Olive oil is famed for its heart-healthy properties, but might it help protect against cancer too?

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For some years now, the ‘Mediterranean’ diet has been said to have broad advantages to health, particularly with regard to ‘cardiovascular’ diseases such as heart disease and stroke. A key element in the Mediterranean diet is olive oil, which is rich in ‘healthy’ monounsaturated fat. However, in recent times some scientists have begun to suggest that olive oil may have benefits not just for our circulation, but in terms of cancer protection too. Studies have found that high olive-oil consumers tend to be at a reduced risk of several cancers, including those of the breast, ovary and prostate.

These so-called ‘epidemiological’ studies are interesting, but in no way prove that olive oil consumption can protect against cancer. However, scientists have gone on from these studies to look at what it might be about olive oil that might be cancer-protective [1]. This week, saw the publication of one such study. In it, 182 men spread across five countries were given 25 mls (5 teaspoons) of olive oil to consume each day for two weeks. The urine of these men was analysed for levels of chemicals that measure the amount of damage wreaked in their DNA by chemical entities known as ‘free radicals’. DNA damage is thought to be a key process in the triggering of cancerous change in the body’s cells. The consumption of olive oil for two weeks was found to reduce the level of one marker of DNA damage (8-oxo-deoxyguanosine, for the technically-minded) by 13 per cent.

The authors of this study speculated on what it is about olive oil that might account for this effect. Olive oil is known to contain what are known as ‘phenolic’ compounds that have the ability to quell free radicals. To study this, the researchers used olive oils with different phenolic contents. The amount of DNA damage protection seen seemed to have no relationship with the phenolic content of the olive oil, which suggests that the phenolic compounds were not responsible for the protective effect.

The researchers went on to suggest that it is monounsaturated fat itself that might be the relevant factor here. The notion that monounsaturated itself might be cancer-protective comes in the form of a study published last year which found that oleic acid (the most plentiful monounsaturated fat in olive oil) has the capacity to mute the effects of a common breast cancer gene [2]. What all this adds up to is that olive oil has biochemical effects within the body that could account for the association it has with reduced cancer risk.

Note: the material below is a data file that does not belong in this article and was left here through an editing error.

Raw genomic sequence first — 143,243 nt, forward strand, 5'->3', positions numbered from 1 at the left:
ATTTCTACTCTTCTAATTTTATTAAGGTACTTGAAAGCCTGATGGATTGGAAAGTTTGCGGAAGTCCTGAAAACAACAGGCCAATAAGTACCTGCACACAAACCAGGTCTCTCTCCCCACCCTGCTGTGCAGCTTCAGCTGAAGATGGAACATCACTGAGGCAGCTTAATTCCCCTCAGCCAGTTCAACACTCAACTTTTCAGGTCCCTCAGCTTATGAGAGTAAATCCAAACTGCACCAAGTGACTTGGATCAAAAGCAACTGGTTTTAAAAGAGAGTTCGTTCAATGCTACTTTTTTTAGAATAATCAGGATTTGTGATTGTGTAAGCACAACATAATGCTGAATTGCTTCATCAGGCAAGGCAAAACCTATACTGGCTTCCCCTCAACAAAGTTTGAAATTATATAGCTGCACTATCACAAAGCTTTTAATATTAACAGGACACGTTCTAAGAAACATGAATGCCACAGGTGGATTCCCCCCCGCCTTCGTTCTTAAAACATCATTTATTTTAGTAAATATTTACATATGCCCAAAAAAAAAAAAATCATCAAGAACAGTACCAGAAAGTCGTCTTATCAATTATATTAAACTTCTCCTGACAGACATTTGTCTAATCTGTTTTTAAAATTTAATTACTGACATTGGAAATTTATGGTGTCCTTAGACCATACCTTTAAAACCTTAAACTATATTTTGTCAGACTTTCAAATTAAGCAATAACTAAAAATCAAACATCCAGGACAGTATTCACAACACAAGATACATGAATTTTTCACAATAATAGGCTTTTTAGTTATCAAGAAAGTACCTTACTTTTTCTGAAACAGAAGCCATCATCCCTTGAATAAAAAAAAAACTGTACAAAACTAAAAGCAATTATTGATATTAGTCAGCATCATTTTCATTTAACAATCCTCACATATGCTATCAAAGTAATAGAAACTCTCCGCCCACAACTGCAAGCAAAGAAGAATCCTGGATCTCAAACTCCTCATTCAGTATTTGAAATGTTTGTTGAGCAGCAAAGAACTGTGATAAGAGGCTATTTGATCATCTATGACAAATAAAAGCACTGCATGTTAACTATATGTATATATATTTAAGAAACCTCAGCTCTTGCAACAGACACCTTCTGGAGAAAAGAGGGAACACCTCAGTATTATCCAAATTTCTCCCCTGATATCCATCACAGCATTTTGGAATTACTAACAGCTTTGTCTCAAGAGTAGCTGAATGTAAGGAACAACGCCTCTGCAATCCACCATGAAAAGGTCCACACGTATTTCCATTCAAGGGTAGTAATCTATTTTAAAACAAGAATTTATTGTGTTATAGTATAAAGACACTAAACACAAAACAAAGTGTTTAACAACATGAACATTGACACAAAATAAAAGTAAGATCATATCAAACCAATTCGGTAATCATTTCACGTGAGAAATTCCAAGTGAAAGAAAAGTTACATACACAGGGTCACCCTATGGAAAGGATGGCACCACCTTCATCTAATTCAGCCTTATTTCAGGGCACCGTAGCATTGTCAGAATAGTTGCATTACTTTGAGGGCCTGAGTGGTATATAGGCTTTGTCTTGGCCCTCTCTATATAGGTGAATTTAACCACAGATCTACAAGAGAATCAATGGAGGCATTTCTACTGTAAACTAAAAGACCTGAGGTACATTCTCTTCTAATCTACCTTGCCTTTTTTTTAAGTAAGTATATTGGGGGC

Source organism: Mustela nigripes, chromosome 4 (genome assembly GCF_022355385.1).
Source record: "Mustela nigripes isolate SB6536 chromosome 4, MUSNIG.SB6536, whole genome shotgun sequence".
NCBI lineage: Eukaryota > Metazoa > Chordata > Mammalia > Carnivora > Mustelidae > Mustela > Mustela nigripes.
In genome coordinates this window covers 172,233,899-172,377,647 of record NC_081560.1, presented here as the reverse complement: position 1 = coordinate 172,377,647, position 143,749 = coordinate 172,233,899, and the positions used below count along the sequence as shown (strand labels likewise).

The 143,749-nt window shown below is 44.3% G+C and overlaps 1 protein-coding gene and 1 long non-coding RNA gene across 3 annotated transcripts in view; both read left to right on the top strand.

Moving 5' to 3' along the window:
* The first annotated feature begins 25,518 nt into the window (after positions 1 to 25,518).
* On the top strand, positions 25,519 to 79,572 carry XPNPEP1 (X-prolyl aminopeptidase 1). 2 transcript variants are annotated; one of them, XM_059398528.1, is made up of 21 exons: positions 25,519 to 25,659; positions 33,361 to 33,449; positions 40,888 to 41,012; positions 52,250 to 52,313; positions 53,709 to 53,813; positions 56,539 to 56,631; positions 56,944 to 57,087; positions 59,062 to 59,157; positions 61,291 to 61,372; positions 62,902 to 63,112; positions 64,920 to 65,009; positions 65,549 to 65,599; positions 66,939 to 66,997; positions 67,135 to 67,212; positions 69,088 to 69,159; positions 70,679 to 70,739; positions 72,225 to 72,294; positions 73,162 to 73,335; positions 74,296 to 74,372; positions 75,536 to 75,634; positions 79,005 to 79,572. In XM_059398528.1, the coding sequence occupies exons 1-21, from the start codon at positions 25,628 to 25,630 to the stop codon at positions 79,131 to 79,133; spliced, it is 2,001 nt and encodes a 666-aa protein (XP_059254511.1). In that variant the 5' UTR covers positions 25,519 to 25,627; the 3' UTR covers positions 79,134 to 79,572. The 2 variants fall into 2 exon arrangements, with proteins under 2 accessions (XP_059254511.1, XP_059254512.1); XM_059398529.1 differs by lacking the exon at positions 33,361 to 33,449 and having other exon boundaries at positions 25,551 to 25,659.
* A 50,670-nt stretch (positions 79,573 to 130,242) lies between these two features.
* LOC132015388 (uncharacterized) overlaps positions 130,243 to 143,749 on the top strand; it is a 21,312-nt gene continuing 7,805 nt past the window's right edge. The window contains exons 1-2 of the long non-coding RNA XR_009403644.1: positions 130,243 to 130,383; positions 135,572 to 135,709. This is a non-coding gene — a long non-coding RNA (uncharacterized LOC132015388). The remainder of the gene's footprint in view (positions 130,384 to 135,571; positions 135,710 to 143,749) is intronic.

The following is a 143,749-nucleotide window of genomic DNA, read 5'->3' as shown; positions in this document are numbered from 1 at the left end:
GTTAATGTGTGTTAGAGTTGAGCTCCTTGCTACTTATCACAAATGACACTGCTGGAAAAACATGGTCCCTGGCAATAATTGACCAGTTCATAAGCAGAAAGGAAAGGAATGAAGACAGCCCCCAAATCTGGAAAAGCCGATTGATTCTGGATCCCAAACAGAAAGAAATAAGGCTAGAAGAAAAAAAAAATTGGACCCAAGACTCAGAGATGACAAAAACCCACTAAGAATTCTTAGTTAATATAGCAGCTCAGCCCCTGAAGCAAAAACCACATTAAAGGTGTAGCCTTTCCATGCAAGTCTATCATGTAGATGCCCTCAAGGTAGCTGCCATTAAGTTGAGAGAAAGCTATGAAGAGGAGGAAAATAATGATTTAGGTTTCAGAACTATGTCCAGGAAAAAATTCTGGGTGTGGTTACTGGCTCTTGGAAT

The authors of the FASEB study published this week have suggested that their work helps to explain why it is that rates of certain cancers, including those of the breast, ovary and prostate are less common in Southern Europe than Northern Europe. This of course is true. Another likely, and often overlooked, factor is sunlight.

The action of sunlight on the skin generates vitamin D, which is known to have a number of cancer-protective effects. This is supported by a wealth of evidence showing that incidence of several types of cancer is lower in areas of the globe that get plenty of sunshine. For more information about this, you might like to visit Dr William Grant’s website at www.sunarc.org. Here, you’ll find a stack of information on the importance of sunlight and vitamin D on cancer risk.


1. Machowetz A, et al. Effect of olive oils on biomarkers of oxidative DNA stress in Northern and Southern Europeans. FASEB 2006 Nov 16 [Epub ahead of print]

2. Menendez JA, et al. Oleic acid, the main monounsaturated fatty acid of olive oil, suppresses Her-2/neu (erbB-2) expression and synergistically enhances the growth inhibitory effects of trastuzumab (HerceptinTM) in breast cancer cells with Her-2/neu oncogene amplification. Annals of Oncology 2005 16(3):359-371

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